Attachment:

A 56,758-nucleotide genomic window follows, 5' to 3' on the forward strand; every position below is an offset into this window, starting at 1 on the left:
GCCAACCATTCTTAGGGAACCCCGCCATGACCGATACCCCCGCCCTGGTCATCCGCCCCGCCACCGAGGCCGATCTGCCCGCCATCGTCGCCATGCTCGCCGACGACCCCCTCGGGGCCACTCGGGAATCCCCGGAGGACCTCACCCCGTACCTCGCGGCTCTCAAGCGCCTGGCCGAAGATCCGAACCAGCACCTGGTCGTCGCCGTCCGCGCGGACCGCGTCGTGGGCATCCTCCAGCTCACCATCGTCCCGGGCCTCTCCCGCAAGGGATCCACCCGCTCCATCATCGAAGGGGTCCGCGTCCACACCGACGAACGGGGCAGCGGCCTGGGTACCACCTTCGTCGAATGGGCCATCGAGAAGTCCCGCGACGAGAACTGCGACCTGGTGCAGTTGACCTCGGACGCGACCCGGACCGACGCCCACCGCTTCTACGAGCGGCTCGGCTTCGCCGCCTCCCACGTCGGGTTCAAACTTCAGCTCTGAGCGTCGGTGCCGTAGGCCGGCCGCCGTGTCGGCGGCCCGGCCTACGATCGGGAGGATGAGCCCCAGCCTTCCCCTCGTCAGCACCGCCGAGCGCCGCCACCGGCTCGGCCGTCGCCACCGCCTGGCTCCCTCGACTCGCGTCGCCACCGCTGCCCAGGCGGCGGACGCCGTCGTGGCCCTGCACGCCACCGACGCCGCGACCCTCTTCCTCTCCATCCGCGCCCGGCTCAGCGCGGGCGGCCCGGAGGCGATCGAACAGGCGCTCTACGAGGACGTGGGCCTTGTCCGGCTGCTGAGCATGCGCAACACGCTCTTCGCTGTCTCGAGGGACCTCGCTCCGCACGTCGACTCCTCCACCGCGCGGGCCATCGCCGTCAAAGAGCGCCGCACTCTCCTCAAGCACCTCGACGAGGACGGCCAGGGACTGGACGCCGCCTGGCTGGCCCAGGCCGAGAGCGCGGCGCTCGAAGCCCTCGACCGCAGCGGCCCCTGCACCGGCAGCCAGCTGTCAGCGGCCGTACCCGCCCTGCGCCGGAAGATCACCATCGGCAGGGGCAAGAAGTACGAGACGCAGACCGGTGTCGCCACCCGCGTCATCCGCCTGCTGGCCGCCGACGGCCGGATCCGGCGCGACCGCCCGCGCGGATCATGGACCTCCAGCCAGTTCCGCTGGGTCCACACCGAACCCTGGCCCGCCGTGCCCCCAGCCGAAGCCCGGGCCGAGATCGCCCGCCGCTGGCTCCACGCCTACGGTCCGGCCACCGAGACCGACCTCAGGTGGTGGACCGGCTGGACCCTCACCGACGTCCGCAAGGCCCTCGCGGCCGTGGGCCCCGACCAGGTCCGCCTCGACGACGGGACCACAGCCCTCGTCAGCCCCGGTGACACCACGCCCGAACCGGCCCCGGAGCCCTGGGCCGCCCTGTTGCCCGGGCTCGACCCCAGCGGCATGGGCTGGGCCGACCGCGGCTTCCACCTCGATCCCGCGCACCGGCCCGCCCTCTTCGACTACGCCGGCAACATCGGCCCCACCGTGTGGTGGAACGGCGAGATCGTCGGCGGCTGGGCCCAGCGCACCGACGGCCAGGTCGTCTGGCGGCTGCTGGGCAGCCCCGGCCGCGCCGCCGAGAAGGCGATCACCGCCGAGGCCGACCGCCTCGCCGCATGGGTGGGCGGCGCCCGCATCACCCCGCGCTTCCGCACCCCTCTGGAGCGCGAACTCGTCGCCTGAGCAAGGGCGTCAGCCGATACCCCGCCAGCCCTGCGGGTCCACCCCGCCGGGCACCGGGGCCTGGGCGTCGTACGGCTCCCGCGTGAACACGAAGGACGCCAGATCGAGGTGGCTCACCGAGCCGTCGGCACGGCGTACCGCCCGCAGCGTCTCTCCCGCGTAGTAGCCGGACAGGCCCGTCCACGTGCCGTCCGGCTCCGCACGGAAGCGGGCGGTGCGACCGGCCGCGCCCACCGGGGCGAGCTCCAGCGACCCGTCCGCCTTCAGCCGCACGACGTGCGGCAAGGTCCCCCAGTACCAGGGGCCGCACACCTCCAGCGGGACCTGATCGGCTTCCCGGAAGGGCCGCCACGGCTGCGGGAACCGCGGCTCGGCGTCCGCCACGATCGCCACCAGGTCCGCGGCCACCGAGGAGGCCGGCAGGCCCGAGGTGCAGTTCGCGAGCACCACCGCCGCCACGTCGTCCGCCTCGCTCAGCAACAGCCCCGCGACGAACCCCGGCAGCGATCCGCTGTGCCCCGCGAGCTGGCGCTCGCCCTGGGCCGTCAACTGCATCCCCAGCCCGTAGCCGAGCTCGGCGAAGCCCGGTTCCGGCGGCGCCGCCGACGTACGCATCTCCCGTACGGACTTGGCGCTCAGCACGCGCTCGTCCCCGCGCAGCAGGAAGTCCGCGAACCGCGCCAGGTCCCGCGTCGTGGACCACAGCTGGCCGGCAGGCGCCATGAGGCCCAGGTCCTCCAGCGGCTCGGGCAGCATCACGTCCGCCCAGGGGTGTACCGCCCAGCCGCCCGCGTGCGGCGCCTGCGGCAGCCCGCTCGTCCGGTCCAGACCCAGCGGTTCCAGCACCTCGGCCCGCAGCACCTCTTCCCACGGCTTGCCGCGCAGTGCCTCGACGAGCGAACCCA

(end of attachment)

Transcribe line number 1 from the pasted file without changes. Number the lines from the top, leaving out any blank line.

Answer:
A 56,758-nucleotide genomic window follows, 5' to 3' on the forward strand; every position below is an offset into this window, starting at 1 on the left: